PORTLAND, Ore. (AP) — Oregon officials have identified the victims who lost their lives after a small plane precipitously dropped out of the sky and crashed through the roof of a home on Tuesday.
Police in Newberg, a small city about 25 miles southwest of Portland, said 20-year-old Barrett Bevacqua and 22-year-old Michele Cavallotti were the two victims found dead at the scene. Cavallotti was an instructor at the pilot training school Hillsboro Aero Academy and Bevacqua was a student pilot, police said in a news release.
The third passenger, 20-year-old Emily Hurd, was airlifted to a hospital with serious injuries.
Dramatic video taken Tuesday evening showed the plane rapidly descending straight down toward the ground. The aircraft crashed through the roof of a home with its wreckage strewn partially inside the house and in the backyard, Tualatin Valley Fire & Rescue said in a news release.
Multiple people were inside the home when the crash occurred, but they were able to evacuate safely, the release said. Nobody on the ground was injured.
Search and rescue crews were sent to inspect the structural stability of the home. Neither the home nor the aircraft caught fire, officials said. The Red Cross is assisting the family that was displaced.
Micah Schauer, the 22-year-old Newberg resident who took the video of the plane spiraling downward, said he was leaving his home when he glimpsed what at first looked like a piece of cardboard falling from the sky.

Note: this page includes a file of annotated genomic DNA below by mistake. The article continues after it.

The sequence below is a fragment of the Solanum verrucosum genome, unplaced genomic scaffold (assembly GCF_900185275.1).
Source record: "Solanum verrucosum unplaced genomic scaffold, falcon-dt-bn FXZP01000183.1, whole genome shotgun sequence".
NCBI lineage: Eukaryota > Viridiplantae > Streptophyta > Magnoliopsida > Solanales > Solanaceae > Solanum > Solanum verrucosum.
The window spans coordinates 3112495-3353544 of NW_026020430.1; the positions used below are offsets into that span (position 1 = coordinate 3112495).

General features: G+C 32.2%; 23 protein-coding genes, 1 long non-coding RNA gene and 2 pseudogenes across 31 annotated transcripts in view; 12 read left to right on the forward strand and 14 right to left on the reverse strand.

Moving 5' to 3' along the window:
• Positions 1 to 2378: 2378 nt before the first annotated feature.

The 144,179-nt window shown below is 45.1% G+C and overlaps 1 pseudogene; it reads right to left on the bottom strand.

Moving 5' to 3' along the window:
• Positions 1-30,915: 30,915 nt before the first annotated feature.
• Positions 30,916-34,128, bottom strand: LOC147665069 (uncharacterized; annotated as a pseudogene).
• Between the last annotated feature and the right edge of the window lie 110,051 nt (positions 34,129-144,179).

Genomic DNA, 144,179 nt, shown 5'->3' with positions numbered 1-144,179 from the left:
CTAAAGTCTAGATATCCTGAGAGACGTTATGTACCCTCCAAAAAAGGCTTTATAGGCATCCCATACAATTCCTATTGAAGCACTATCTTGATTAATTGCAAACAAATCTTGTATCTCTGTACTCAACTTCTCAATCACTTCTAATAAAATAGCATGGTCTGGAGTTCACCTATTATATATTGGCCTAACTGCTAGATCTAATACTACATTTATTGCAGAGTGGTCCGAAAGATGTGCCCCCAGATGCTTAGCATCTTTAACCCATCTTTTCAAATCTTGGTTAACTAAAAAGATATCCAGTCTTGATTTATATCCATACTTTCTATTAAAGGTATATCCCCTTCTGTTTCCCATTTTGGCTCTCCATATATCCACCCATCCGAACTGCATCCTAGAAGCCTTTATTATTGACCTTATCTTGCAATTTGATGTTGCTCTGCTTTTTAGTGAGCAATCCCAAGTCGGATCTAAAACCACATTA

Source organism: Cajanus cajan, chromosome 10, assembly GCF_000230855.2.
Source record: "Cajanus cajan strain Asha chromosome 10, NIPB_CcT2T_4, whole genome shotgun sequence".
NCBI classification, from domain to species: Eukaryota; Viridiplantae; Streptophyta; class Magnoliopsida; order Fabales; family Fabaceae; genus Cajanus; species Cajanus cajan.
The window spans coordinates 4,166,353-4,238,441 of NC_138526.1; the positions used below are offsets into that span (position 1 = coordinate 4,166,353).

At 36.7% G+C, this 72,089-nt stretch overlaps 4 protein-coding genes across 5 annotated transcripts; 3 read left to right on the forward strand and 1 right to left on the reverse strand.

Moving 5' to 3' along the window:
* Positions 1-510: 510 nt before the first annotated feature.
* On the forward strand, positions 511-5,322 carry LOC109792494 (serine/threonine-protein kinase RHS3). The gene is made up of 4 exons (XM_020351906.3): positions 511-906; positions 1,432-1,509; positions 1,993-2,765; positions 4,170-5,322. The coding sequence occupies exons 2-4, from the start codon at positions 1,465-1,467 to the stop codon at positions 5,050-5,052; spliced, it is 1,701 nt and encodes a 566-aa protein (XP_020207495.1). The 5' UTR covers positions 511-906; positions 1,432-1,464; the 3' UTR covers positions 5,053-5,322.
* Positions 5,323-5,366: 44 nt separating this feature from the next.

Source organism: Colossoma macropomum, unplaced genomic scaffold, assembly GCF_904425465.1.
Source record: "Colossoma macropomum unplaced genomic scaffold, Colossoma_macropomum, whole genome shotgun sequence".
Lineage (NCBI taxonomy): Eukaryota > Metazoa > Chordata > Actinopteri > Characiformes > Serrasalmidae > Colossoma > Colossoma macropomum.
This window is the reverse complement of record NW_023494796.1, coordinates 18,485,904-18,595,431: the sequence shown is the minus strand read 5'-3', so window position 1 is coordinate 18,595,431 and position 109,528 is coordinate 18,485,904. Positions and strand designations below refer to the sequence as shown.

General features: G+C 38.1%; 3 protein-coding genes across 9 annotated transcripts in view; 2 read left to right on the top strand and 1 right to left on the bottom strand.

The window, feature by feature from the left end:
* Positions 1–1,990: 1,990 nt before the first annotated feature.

“I didn’t think it was a real plane at all at first,” Schauer said. It wasn’t until about halfway through the 10-second video that the realization dawned on him, he said.
In disbelief, he sent the video to his girlfriend and family.
“I sent a mass text, like, ‘Is that real? Did this happen?’ ” Schauer said. “They were shocked.”
Schauer then went to the site of the crash, where a chaotic scene was unfolding.
“It’s such a small town, everybody wanted to go see it,” he said. “Life Flight ended up landing right next to me. … It was wild. I’ve never seen anything quite like that, ever.”
The small Piper PA-44 Seminole plane crashed around 6:45 p.m. Tuesday, National Transportation Safety Board investigator Eric Gutierrez said at a news conference in Newberg on Wednesday. Multiple agencies responded, finding the plane in the back of a house.
Authorities worked to get Hurd out of the plane first so she could be taken to a hospital and then turned to extricating the two others who had died, Patrick Fale, assistant chief of Tualatin Valley Fire & Rescue, said at the news conference.
It is not yet known why the plane crashed, officials said, adding that they didn’t yet know if a distress call had been made. Gutierrez said investigators will review the plane’s maintenance records, pilot records and weather conditions at the time, among other things.
Gaining access to the plane was difficult because the majority of it remained in the house Wednesday morning, Gutierrez said. Crews were working to move the plane to a secure facility Wednesday afternoon where investigators could do a more thorough examination of the aircraft.
It could take from 18 to 24 months for a plane crash report to be finished and released, Gutierrez said.
The Newberg-Dundee Police Department is partnering with the Yamhill County Medical Examiner and District Attorney’s Office to determine a precise cause of death. The Federal Aviation Administration and the National Transportation Safety Board have taken over the investigation related to the cause of the crash.
Associated Press reporter Lisa Baumann contributed from Bellingham, Washington.